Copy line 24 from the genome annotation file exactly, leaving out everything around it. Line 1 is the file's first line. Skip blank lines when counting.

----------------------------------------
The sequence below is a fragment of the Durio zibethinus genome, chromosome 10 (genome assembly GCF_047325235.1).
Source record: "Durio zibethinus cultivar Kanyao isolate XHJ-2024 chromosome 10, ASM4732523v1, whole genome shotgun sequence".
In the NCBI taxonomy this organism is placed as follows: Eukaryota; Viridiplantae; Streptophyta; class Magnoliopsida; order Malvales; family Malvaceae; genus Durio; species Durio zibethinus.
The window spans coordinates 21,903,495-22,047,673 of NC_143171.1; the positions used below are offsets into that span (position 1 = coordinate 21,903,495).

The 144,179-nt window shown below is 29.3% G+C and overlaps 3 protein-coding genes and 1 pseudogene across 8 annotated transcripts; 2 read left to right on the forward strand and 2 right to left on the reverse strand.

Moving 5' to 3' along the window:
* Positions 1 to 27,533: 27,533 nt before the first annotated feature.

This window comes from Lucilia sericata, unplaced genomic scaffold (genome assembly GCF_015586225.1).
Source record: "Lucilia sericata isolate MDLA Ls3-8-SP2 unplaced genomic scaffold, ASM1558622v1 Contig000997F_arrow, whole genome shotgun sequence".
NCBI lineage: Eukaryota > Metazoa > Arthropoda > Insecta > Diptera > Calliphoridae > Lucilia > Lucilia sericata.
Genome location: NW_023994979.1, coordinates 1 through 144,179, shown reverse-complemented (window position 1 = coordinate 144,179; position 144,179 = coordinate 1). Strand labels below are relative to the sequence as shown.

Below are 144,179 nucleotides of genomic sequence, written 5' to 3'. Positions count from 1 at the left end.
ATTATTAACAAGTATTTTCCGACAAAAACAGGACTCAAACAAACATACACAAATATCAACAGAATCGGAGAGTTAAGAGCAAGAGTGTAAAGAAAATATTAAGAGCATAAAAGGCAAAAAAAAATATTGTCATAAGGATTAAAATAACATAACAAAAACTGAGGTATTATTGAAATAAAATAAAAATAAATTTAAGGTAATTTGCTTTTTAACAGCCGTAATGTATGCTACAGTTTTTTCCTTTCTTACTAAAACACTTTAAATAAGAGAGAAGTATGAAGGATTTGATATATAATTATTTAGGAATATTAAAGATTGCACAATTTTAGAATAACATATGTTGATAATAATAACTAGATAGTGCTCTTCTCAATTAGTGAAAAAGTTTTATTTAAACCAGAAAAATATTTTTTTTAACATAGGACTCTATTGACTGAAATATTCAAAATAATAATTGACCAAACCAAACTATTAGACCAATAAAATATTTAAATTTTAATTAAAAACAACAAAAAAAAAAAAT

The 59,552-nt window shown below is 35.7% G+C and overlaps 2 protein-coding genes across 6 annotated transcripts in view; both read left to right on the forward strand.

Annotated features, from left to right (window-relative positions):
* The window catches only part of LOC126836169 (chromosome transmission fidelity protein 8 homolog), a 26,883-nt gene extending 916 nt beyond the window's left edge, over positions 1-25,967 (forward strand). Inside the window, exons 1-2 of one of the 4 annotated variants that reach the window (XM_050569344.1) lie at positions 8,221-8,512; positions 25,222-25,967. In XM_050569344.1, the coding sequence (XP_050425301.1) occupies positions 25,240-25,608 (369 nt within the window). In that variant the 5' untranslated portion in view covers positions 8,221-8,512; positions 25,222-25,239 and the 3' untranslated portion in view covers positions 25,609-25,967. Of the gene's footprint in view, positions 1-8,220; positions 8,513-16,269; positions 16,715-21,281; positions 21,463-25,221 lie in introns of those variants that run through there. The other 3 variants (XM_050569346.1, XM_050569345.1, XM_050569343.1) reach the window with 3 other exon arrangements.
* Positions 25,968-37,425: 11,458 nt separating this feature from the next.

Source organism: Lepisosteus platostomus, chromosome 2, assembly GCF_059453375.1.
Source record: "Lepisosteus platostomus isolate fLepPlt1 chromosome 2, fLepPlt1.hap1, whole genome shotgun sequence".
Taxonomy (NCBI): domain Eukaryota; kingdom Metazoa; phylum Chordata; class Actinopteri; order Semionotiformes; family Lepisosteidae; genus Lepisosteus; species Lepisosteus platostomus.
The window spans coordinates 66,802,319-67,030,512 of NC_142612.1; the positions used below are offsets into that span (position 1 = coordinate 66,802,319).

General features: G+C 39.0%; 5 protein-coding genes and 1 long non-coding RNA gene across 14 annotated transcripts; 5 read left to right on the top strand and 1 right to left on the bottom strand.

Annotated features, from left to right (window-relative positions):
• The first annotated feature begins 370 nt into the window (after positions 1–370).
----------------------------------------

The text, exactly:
• The first annotated feature begins 370 nt into the window (after positions 1–370).